Weather surprises aside, North America’s growing natural gas surplus, low oil prices and an expected resurgence in liquefied natural gas (LNG) imports may keep Henry Hub prices below $7/MMBtu for “much or all” of 2009 and 2010, an energy analyst said in a review.
“We expect Henry Hub prices to trade generally in the $5.50-7.50/MMBtu range for much of the 2009-2010 period,” Stephen Smith Energy Associates (SSEA) of Natchez, MS, wrote in its monthly energy report.
After peaking in July, U.S. gas prices and world oil prices began their precipitous slide. “Since July, residual fuel oil (RFO) prices have declined by two-thirds, and the Henry Hub price has declined by half,” noted SSEA.
“The global financial panic and related concerns about global oil demand was the main driver for the crude oil and RFO price collapse,” the SSEA analysts noted. U.S. gas prices “declined partially in sympathy with oil prices, but also because of the extraordinary supply response from technology-driven U.S. gas shale plays over the past two years.”
Now as the end of 2008 approaches, the current price levels for oil and gas are “looking more like the new ‘steady state,'” the SSEA analysts noted. Part of the blame for lower prices was put squarely on OPEC, which on Monday delayed a decision until later this month about whether its member countries will reduce oil exports.
“Like it or not, OPEC must be part of the solution to the global financial crisis, which it helped create,” SSEA stated. “The recent $100/bbl reduction in oil prices reduces the world’s annual oil bill by $2 trillion…This massive OPEC-sponsored ‘stimulus program’ is as essential as the $700 billion U.S. rescue package, likely supplements to come, and the equivalent international rescue packages.”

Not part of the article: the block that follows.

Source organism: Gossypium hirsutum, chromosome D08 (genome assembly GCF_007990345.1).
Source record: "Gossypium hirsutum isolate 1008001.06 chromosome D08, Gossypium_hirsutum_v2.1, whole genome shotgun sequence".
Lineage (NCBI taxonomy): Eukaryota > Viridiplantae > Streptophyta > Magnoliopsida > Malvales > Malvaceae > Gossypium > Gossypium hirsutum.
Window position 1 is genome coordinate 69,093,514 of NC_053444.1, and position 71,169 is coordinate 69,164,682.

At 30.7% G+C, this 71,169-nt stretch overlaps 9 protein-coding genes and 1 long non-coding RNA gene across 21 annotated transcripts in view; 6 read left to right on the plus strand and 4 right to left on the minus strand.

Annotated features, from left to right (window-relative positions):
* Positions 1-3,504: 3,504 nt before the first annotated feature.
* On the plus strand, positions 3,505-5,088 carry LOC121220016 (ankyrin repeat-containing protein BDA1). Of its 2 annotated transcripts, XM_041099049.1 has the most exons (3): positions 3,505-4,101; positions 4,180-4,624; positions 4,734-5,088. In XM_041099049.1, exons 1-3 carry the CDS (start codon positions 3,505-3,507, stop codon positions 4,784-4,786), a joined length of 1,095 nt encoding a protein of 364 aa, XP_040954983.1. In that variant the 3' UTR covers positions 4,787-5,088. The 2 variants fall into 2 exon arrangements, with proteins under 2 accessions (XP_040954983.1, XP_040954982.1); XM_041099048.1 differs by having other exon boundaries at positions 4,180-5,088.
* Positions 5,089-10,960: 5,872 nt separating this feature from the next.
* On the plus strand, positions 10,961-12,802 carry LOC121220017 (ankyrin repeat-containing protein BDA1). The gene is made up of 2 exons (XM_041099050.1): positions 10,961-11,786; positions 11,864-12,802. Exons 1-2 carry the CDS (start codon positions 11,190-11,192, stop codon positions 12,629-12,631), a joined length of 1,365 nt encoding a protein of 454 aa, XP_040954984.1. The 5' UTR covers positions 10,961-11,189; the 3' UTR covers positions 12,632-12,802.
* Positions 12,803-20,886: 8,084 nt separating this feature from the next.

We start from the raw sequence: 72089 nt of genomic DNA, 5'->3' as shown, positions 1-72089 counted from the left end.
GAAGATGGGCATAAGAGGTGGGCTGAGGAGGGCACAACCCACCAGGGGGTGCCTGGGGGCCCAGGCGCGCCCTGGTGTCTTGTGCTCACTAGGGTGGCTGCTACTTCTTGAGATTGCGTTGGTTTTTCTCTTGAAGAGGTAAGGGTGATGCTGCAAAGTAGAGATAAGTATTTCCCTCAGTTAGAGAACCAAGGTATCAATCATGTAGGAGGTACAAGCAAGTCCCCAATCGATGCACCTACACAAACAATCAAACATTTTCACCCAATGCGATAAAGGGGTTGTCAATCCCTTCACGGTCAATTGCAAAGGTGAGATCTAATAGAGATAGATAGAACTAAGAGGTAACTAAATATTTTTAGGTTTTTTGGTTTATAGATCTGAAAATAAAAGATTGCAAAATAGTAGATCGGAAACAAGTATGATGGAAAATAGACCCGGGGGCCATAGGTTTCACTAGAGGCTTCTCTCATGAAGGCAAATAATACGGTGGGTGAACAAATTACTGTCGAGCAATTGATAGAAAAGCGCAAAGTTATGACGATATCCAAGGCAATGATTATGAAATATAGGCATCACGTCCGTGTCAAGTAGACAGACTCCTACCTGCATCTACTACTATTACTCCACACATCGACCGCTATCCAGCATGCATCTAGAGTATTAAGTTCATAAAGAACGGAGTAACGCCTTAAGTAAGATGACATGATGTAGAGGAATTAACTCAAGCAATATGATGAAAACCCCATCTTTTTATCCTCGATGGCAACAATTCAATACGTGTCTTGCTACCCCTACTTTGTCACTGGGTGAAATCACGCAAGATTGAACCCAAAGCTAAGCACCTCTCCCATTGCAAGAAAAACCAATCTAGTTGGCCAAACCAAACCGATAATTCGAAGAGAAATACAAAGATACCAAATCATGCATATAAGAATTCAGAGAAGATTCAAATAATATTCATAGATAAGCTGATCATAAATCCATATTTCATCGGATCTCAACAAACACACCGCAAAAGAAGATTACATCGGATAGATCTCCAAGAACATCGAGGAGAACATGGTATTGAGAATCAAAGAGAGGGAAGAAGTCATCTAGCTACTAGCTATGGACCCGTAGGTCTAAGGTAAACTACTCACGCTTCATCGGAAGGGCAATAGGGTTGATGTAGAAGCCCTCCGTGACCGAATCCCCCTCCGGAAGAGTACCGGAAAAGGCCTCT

Until global oil demand rebounds, more LNG imports will head to U.S. markets, SSEA predicted.
“This implies that the task of rebalancing supply and demand in the North American gas market is not simply a question of waiting for lower rig counts to reduce North American gas production,” wrote the SSEA team. “The time required for rebalancing the North American gas market is likely to be extended by the potential importation of excess global LNG supplies. We expect to see oversupplied North American gas markets for all of 2009 and probably all of 2010.”
SSEA’s gas rig outlook for 2009 and into 2010 also is as pessimistic as forecasts in recent days by other consultants and energy analysts (see Daily GPI, Dec. 1; Nov. 25). SSEA is forecasting “an ultimate decline of 15-20% before a new natural gas supply/demand equilibrium is established.”
The share prices of a lot of “quality” exploration and production (E&P) companies have been suffering along with everything else, noted SSEA. In its review, the analysts found that a lot of U.S.-based E&Ps are selling at discounts to their “conservative” net asset value/share when computed using with a combination of $45 West Texas Intermediate crude prices and $6 Henry Hub sustained. And that price slump is expected to continue for a while.
Although positive on the long-term prospects for gas prices and E&Ps — that is, 12-18 months out — SSEA analysts said that “in the short term, we are more pessimistic.” Traditional valuation “remains hostage to global financial markets in uncharted waters. The U.S. gas market appears oversupplied for 2009 and probably much of 2010.”
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